The president presented the military's highest honor Thursday to a soldier who was killed trying to save a comrade in Afghanistan. The Pentagon is looking at why only six Medals of Honor have been awarded after eight years of war.
Charles Dharapak / AP
As President Obama awarded his first Medal of Honor Thursday, the Pentagon has undertaken to review a number of other instances of battlefield heroism to determine if any living American service members should be awarded the Medal of Honor.
The effort comes amid some criticism that the wars in Iraq and Afghanistan have produced few recipients of the Medal of Honor, and none of them living. Defense Secretary Robert Gates said Thursday the issue troubles him and that his department is looking at several cases of potential living recipients.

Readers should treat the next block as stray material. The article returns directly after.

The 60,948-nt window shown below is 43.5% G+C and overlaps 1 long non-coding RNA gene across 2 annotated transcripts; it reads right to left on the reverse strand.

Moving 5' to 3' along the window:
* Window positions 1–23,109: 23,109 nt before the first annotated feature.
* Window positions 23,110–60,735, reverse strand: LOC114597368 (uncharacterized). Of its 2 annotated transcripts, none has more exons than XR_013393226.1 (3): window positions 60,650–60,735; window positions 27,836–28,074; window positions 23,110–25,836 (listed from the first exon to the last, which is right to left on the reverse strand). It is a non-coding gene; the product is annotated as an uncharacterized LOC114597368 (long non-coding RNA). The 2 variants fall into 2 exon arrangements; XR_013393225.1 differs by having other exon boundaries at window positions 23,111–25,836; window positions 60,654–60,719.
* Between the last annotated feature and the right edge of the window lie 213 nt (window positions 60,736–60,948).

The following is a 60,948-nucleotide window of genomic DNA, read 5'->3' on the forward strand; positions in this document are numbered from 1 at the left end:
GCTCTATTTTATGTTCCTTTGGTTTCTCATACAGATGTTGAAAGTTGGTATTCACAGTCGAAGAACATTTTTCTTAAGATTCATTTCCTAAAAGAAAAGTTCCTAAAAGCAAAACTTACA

On Thursday, Mr. Obama awarded a Medal of Honor posthumously to Sgt. 1st Class Jared Monti who was killed in Afghanistan in 2006 after diving into a hail of gunfire to save a fallen comrade during an ambush. Monti ran out from behind cover three times before he was shot and later died.
"It was written long ago that 'the bravest are surely those who have the clearest vision of what is before them, glory and danger alike, and yet, notwithstanding, go out to meet it,'" Mr. Obama said at a packed East Room ceremony at the White House.
"Jared Monti saw the danger before him. And he went out to meet it."